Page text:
Friday, December 30, 2011

Regional Water Conference Provides Opportunity for Questions about Rio Bosque

Master Naturalist and member of the Board of Friends of the Rio Bosque, Sal Quintanilla told me yesterday that the ponds at the Rio Bosque are only one-third full. A Bosque advocate and volunteer since the 90s, Sal says that he has never seen this City of El Paso wetlands park so dry. Migratory birds such as American Wigeons are crowding in a very small area. Sadly, this makes them easy targets for poachers armed with shot guns since the City of El Paso police do not enforce the no guns in a city park regulation at the Rio Bosque. 

There may be an opportunity for conservationists, Bosque and eco-tourism supporters to ask questions about the water shortage at the Bosque. Richard Teschner emailed to say:

"Those of you who are concerned about the amount of water that Rio Bosque is (and is not) receiving will want to attend a regional water conference to be held January 4 (Wednesday) starting at 5 p.m. at the Kay Bailey HutchisonDesalination Plant on far-east Montana Street."

United States Secretary of Interior, Ken Salazar, will be present along with representatives of the El Paso County Water Improvement District No. 1, the International Boundary and Water Commission, the Elephant Butte Irrigation District and the El Paso Water Utilities.

Teschner added: "Our questions to these officials should all be all be 'positive' and 'up-beat' of course; but questions they will be."

Song of the Day: Lark in the Morning The San Patricios at Doyle Chandler Party Dec 27 2011

Be sure that you visit the San Patricios on Facebook.

Wednesday, December 28, 2011

State Parks Need Your Help

I asked the Franklin Mountain State Par Superintendent, Dr. Cesar Mendez, how to donate to the park directly. He responded:

Greetings!  People can always donate directly to the park of their choice by going to that park and making a cash or check donation of $499 or less using the front desk, donation box, or self-pay envelope.  If someone uses a check they can write in memo section the purpose of the donation (to what park and/or specific purpose, etc.).  Donations of $500 or more from a single donor can also be accepted at the park level, but they have to be approved later on by the TPWD Commission, during their regular meetings.
 Regular donations collected in a given park goes to that park, unless specified otherwise. For example, when visitors make donations at the FMSP donation box or place money self-pay envelopes identified as donation, that money goes 100% to FMSP which is critical for our operations. But please consider that right now the Texas State Parks are in a critical situation as whole system and needs to fill the $4.6M gap in the budget statewide. Three ways to contribute to the whole Texas State Park System are: 1) Go to the website to make a tax-deductible, year-end donation.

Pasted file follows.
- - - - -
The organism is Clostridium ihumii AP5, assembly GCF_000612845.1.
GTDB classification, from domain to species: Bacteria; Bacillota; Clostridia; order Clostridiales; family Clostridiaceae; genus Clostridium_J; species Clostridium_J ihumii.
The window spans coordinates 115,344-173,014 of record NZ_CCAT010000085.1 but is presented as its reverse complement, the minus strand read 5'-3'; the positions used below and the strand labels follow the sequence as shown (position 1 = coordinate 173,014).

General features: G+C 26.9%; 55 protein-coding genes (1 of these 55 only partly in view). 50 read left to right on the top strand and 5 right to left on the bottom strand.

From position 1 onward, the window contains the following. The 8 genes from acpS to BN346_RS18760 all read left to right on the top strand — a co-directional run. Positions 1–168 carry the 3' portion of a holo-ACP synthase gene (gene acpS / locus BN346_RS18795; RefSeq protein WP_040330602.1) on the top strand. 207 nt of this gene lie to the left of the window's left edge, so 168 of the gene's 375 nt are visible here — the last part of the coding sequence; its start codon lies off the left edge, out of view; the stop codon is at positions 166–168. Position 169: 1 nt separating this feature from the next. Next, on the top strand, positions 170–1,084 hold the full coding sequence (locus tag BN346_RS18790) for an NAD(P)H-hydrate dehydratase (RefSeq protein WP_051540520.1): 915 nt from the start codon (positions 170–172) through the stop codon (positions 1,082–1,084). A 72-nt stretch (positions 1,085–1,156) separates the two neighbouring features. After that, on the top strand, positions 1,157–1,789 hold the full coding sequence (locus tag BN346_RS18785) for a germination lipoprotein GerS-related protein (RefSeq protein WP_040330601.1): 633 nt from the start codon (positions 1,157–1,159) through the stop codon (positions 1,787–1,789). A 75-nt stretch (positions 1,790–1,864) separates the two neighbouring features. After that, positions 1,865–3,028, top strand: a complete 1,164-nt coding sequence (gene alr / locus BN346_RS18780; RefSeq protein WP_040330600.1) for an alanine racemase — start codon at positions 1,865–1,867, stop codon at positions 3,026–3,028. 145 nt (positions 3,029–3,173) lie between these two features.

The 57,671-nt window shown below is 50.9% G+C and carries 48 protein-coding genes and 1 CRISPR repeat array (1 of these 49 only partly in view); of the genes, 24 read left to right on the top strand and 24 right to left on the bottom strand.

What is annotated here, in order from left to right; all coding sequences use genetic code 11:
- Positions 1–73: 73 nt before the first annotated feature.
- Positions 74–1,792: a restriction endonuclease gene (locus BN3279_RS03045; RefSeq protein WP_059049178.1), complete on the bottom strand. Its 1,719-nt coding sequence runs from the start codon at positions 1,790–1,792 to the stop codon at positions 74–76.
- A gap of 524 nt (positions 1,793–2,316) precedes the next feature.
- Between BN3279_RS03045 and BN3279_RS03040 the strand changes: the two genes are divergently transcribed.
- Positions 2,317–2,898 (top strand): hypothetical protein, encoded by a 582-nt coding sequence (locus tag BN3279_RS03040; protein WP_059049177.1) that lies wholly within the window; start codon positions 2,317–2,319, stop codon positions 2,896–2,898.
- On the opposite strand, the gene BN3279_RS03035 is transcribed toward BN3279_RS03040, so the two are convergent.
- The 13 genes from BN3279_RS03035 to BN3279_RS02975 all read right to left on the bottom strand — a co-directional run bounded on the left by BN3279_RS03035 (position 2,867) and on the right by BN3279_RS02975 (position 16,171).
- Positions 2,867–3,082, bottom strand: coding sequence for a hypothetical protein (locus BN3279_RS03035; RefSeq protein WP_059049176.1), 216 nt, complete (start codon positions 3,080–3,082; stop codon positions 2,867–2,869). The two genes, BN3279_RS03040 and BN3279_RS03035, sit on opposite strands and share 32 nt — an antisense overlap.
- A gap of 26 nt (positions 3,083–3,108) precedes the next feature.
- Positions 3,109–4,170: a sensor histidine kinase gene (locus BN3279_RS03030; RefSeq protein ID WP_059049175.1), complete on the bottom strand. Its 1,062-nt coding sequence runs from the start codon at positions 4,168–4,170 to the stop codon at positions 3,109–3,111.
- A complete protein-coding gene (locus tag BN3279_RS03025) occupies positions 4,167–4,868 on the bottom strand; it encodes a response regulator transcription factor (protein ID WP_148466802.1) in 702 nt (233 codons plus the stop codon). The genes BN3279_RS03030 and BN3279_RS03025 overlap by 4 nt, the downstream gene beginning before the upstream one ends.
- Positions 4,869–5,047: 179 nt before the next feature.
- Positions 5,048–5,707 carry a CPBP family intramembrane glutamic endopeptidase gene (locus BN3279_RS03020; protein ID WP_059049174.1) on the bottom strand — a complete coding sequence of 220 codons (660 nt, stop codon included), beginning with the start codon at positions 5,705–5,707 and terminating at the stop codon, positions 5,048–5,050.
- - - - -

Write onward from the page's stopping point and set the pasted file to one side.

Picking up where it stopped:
2) Make a donation when renewing your motor vehicle registration.  3) Most importantly, because visitor fees pay for about half of the operating costs, visit state parks. Thanks!  

Thursday, December 22, 2011

City and PSB Ignore Open Space Master Plan Priorities

The City of El Paso and the PSB are on an unfortunate course of rapidly building park ponds while neglecting valuable natural open space assets. The PSB recently approved $2.5 million expenditures from the 10% of your stormwater fee to go to park ponds, the lowest items on the priority list set by Open Space and Stormwater advisory bodies. In fact, as already mentioned, an additional $400,000 from that fee that should only be set aside for natural open space was spent on 4 acres of vacant land (the Johnson Basin) with no connectivity to natural open space other than a two block arroyo fragment which exists on land owned by the military not by the City of El Paso. It is walled-off from the view of El Pasoans by a rock wall topped with barbed wire. You can see pictures of Schoephoerster's perfect example of natural open space online – the same space EPWU official, John Balliew, bold-faced proclaimed “natural” to a December meeting of the Open Space Advisory Board.

PSB/EPWU officials claim that Jim Shelton of EPWU has not had the time to pursue other open space assets. I would argue that he has not been tasked to do so.

Johnson Basin may be a drainage asset and a potential location for a good neighborhood park. Creating that recreational/drainage space should come from the other 90% of the stormwater fee not set aside for acquiring natural open space . . . or from the Parks and Recreation budget which seems to have an additional $2.1 million for park ponds but not a penny for open space and trailheads.